Accounts receivable forecasting method


by Hugh Johnson, Posted on 8/23/2018 4:53:39 PM

 Accounts Receivable, cash flow

Accounts receivable forecasting method

The need for predictability

In business, it is important to understand how much cash is expected to be collected in the coming weeks from your Accounts Receivable. Having this information handy helps for better planning and cash flow management.

In an ideal world, all customers would pay all of their invoices on or before the due date. This is not the world we live in though and having realistic estimates of when you are actually going to get paid is really useful. 

In our Accounts Receivable for Sage 50 solution we have added a measure in the Power BI model to estimate which sales invoices will be paid this month, based on the payment history of each customer.

By putting this onto a Gauge Chart, along with receipts received so far this month, we can in an instant see what customer cash inflows we can expect this month and how we are progressing against this estimate.




We have used the gauge meter to display this KPI in our Accounts Receivable solution. It shows the difference between what we expected to receive vs how much we have actually received. Every month the value starts at zero and rises when any collection is made. The meter shows that in this month receipts amounting to 422.26K are expected and that so far we have collected 182.65K, 45% of the total expected amount.

The two measures that are feeding this gauge are within the “My Receipts Measures” table and are there for you to use in other visualisations as you wish.

Taking into account your actual customer behaviour

Your Sage 50 Aged Debtor reports may tell you how old your receivables are, but they will not tell you when your customers are likely to pay you. Sage 50 does, however track the average time that it takes for each of your customers to pay you. In our Accounts Receivable solution we take advantage of this. For each sales invoice, we calculate an estimated receipt date simply by taking the invoice date and adding the average time it takes for that customer to pay. The Estimated Receipts This Month are calculated by taking the sum of gross invoice values where the due date and the customer’s average days to pay fall into this month.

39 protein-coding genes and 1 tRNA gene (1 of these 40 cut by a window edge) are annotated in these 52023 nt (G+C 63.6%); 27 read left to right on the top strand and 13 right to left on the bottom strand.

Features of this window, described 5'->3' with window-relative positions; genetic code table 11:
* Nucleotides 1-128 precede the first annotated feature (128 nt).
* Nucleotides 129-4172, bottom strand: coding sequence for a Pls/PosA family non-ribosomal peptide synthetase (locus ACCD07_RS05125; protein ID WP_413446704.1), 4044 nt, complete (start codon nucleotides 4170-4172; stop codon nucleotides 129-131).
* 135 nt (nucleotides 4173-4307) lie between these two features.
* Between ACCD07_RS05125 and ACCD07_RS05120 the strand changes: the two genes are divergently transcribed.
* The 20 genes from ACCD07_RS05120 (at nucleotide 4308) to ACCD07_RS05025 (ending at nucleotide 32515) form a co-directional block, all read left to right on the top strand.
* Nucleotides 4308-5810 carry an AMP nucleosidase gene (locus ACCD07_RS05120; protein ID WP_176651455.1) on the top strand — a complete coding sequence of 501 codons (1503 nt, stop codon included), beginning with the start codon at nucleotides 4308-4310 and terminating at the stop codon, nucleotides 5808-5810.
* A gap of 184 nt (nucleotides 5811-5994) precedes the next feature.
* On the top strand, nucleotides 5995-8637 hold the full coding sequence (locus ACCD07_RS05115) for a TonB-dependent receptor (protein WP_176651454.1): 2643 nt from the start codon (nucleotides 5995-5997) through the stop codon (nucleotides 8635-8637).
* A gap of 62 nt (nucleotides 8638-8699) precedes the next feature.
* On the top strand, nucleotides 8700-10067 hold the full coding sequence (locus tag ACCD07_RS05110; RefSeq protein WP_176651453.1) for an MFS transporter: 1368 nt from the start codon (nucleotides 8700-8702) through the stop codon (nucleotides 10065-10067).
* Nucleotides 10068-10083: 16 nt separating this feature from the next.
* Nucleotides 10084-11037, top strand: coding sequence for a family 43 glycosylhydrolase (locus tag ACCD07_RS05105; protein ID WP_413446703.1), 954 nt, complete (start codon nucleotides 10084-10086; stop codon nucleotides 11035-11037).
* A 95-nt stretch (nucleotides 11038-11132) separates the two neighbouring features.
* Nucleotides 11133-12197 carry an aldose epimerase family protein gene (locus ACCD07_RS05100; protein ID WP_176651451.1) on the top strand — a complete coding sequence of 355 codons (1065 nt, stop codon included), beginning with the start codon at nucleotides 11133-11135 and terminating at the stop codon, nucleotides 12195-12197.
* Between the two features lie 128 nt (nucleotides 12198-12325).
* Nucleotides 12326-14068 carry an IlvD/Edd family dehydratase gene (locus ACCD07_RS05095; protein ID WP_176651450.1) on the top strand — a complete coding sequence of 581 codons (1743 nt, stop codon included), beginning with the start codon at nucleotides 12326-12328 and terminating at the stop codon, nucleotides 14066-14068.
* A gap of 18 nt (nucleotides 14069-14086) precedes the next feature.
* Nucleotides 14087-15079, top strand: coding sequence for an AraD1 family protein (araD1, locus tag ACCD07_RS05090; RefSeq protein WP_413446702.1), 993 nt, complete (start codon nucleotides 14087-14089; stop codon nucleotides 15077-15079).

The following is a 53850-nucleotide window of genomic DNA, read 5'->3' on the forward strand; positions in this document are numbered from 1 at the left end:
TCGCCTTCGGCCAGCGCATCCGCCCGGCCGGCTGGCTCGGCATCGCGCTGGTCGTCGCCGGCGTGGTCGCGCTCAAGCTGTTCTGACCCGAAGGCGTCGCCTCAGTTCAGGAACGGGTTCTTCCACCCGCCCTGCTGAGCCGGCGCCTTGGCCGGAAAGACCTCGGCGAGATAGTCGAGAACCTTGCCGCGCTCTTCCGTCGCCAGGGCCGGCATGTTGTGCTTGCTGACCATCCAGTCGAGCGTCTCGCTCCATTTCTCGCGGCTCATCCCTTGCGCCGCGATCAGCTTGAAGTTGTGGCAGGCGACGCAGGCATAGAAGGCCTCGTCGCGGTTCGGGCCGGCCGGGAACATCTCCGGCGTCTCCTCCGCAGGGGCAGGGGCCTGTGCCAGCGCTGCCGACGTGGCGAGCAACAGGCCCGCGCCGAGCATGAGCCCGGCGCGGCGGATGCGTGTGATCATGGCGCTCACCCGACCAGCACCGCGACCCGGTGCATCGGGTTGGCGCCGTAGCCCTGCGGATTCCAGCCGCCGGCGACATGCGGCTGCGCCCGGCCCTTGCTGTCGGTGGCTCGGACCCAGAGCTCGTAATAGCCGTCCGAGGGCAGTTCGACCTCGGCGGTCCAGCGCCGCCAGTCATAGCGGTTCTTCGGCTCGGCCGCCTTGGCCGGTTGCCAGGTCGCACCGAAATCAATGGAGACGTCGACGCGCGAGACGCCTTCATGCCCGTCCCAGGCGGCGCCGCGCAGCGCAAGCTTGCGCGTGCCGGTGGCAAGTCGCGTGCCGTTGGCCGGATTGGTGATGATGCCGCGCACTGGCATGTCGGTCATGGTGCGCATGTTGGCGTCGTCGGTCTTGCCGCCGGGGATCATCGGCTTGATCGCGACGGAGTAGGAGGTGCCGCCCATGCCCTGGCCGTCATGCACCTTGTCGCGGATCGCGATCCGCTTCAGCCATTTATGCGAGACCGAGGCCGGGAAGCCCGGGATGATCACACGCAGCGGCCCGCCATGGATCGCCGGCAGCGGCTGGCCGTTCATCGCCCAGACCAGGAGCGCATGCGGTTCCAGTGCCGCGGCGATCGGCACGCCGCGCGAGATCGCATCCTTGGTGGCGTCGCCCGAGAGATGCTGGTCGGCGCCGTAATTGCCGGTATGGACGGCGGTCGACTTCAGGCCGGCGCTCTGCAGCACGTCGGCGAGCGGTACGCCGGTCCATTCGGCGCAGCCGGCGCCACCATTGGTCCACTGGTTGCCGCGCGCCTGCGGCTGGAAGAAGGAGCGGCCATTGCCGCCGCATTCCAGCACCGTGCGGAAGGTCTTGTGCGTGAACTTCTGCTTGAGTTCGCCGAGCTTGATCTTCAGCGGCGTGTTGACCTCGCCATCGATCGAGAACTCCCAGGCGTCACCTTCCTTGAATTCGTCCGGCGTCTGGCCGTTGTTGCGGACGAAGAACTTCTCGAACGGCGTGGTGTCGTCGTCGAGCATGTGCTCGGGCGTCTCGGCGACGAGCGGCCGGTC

Let's say you have five customers with invoices that are due in this month. Now as per your past experience with these customers two of them take on average 45 days to pay an invoice, one 60 days and one 30. If you simply relied on taking your Invoices Due figure as your estimate for cash inflows you are going to be very wrong.

How accurate is this estimate for receipts this month?

It is difficult to be precise about how accurate this estimate will be for you though without doubt for most companies most of the time it will represent an improvement and introduce some consistency around cash-flow forecasting.

Very simply, if your customer payment patterns are consistent (e.g. if a customer always pays around 14 days late) then this model should give you good results.

Why not try it?

Why not use our Accounts Receivable solution free for 30 days, and see for yourself if this gives you a better way to forecast your cash inflows from your customers?


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